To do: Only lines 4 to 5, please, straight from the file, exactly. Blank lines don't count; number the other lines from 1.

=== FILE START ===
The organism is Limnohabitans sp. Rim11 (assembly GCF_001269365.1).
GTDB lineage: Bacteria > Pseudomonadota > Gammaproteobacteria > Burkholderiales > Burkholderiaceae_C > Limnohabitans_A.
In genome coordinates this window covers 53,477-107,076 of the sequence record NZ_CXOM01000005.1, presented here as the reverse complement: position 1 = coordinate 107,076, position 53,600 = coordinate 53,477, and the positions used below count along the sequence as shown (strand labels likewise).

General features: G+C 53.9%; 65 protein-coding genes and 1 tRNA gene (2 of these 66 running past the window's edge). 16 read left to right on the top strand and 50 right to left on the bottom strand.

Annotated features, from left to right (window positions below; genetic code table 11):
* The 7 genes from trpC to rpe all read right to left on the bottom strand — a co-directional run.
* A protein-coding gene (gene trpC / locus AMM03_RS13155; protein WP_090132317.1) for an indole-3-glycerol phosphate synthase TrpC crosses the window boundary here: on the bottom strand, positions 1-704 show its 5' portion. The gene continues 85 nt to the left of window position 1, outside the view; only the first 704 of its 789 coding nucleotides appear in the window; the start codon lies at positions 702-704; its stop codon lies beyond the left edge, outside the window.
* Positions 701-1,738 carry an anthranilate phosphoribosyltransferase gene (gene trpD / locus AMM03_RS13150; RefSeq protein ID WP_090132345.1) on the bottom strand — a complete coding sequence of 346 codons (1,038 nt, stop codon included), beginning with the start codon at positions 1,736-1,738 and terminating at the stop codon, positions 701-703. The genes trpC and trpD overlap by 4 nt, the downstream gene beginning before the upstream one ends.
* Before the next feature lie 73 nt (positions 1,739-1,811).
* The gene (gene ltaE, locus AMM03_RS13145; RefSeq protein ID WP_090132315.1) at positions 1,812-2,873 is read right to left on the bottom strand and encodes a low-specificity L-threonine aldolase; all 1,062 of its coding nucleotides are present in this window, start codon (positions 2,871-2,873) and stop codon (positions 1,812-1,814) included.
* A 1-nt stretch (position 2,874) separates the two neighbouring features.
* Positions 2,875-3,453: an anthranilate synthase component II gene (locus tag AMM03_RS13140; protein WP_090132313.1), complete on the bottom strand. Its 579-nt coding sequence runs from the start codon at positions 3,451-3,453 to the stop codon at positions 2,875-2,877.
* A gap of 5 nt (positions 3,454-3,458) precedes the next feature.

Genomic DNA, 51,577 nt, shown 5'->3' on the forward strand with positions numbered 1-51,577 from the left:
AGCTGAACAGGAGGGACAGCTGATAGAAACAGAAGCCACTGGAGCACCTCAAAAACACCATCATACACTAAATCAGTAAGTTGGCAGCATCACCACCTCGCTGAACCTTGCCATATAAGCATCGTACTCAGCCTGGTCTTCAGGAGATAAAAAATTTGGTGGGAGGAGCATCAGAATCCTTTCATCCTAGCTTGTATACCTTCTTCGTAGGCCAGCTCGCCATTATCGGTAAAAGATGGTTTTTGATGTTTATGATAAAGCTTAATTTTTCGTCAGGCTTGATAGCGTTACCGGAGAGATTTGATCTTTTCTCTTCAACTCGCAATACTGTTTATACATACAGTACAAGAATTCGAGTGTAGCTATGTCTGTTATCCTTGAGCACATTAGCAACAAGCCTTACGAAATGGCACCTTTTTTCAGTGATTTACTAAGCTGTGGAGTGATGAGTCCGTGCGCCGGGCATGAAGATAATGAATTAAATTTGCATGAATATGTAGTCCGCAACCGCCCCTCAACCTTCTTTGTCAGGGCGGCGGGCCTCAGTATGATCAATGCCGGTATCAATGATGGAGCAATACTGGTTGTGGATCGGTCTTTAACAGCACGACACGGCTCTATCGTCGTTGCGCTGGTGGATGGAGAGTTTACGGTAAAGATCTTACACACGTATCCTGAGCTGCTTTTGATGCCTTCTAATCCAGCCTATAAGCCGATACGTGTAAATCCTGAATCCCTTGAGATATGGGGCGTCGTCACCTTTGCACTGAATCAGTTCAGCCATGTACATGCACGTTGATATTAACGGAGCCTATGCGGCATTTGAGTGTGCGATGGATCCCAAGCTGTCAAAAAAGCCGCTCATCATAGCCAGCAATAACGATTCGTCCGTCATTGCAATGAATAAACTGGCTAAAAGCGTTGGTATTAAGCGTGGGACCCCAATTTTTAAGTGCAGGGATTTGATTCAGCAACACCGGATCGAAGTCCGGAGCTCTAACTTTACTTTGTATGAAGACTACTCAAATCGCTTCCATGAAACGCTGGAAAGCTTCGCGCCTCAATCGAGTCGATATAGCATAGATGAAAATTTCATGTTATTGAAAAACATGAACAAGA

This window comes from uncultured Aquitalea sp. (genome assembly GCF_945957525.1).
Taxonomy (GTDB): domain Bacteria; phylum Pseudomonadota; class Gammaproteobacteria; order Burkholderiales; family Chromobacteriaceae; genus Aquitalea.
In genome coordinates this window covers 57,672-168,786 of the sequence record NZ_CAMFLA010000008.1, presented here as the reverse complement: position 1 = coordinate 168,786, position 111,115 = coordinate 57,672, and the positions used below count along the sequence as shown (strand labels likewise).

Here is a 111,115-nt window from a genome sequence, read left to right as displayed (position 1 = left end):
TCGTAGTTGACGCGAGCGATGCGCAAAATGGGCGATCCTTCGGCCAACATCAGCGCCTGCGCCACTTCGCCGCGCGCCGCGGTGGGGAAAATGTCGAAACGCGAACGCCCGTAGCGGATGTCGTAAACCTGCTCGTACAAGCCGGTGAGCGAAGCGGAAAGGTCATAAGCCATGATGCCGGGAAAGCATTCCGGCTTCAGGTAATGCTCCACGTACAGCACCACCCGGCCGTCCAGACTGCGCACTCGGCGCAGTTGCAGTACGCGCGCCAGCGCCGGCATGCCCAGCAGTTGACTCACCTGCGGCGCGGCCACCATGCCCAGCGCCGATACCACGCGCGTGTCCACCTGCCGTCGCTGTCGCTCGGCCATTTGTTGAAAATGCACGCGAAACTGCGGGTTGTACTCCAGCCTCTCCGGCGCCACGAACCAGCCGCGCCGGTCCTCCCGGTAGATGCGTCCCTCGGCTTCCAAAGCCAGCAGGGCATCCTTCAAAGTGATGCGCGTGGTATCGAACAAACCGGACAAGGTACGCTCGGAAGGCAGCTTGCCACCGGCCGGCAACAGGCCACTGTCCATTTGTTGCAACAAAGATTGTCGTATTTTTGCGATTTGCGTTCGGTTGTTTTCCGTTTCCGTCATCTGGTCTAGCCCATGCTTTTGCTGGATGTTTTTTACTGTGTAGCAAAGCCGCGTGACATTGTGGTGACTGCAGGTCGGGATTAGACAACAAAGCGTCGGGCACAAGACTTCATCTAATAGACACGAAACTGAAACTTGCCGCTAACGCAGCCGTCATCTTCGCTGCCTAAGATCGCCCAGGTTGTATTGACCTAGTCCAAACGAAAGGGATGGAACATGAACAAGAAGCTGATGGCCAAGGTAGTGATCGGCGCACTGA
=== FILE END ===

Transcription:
General features: G+C 53.9%; 65 protein-coding genes and 1 tRNA gene (2 of these 66 running past the window's edge). 16 read left to right on the top strand and 50 right to left on the bottom strand.

Annotated features, from left to right (window positions below; genetic code table 11):